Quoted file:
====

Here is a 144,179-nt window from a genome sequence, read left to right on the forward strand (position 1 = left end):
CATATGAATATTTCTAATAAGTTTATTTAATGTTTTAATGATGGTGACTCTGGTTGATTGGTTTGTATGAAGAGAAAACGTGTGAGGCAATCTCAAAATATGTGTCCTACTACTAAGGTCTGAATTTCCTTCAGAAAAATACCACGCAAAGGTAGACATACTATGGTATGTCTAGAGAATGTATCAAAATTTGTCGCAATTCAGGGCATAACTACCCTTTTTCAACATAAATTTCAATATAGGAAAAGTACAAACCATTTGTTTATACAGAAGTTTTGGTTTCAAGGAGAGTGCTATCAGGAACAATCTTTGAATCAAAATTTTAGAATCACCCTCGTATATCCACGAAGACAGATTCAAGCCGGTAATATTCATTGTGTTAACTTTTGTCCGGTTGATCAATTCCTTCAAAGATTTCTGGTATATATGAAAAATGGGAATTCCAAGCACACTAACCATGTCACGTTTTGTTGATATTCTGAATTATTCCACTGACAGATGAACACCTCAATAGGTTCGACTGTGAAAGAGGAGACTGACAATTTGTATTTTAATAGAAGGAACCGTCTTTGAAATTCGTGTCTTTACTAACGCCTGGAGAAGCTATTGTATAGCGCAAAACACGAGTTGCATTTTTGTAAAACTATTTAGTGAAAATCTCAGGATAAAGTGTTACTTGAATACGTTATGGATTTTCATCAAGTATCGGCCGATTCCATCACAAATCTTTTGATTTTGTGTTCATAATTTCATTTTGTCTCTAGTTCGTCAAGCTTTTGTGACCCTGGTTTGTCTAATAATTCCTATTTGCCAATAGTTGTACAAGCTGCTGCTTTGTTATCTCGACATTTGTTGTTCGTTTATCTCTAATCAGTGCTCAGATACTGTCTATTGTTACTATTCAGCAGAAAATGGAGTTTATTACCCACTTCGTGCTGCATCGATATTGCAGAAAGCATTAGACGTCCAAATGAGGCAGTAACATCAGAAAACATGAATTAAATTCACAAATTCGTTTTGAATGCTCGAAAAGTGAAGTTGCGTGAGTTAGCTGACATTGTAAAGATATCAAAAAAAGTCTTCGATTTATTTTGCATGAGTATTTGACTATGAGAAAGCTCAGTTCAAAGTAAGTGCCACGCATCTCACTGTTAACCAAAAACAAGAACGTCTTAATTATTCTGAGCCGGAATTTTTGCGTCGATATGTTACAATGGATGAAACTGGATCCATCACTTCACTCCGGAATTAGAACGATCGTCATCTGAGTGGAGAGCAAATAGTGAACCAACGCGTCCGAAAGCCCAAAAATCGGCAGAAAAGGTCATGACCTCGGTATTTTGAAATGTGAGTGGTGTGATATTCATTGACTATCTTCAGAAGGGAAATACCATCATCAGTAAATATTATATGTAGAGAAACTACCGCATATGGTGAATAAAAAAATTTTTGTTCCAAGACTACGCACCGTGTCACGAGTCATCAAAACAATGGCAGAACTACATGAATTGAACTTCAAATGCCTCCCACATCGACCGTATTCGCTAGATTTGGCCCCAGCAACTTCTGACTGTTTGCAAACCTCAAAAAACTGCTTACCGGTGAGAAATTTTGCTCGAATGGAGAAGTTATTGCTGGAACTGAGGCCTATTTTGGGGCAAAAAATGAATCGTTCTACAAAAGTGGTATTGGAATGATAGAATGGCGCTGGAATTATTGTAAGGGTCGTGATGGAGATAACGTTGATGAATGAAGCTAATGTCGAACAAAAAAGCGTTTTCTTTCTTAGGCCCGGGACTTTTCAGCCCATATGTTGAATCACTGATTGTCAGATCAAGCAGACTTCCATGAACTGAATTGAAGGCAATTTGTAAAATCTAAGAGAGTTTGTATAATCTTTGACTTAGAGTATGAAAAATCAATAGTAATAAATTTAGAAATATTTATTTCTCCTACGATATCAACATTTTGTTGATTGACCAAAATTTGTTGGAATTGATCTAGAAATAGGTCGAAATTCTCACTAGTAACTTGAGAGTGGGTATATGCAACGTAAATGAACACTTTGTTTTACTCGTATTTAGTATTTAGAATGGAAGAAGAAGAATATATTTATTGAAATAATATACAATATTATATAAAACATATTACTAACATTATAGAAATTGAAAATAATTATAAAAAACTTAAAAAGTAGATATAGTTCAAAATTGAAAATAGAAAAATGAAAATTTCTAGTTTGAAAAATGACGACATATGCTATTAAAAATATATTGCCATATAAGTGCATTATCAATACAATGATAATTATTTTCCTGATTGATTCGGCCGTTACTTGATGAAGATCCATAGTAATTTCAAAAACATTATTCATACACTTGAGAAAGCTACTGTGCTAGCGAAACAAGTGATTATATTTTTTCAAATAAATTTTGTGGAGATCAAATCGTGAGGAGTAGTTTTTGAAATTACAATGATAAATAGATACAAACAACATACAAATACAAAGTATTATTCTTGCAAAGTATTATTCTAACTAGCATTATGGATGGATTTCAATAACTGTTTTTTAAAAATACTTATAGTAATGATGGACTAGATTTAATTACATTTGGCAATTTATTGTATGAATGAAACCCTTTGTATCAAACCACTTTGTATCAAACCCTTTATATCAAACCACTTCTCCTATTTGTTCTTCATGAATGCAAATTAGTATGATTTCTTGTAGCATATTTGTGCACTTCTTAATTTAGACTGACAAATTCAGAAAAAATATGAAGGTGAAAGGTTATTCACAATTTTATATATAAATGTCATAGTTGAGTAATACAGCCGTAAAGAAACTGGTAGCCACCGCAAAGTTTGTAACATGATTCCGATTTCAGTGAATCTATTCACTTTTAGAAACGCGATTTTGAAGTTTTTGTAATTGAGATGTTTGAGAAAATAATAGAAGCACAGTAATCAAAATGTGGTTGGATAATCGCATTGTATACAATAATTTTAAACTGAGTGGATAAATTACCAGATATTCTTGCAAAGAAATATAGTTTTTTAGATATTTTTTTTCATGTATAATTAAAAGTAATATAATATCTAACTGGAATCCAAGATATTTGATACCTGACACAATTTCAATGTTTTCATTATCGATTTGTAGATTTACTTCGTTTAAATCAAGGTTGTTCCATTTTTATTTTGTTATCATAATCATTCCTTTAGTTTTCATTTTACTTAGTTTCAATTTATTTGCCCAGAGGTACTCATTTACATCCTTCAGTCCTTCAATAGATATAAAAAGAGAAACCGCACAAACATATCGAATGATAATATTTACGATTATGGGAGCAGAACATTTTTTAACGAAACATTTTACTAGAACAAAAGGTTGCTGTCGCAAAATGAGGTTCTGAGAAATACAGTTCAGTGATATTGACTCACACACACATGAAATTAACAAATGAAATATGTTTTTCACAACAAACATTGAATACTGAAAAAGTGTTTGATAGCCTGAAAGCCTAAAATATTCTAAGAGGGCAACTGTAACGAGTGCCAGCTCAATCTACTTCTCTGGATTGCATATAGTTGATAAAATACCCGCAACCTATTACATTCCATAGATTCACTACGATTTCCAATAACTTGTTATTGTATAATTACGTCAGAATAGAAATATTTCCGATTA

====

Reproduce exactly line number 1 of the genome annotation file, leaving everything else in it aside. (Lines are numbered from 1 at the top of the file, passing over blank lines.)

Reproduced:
Here is a 144,179-nt window from a genome sequence, read left to right on the forward strand (position 1 = left end):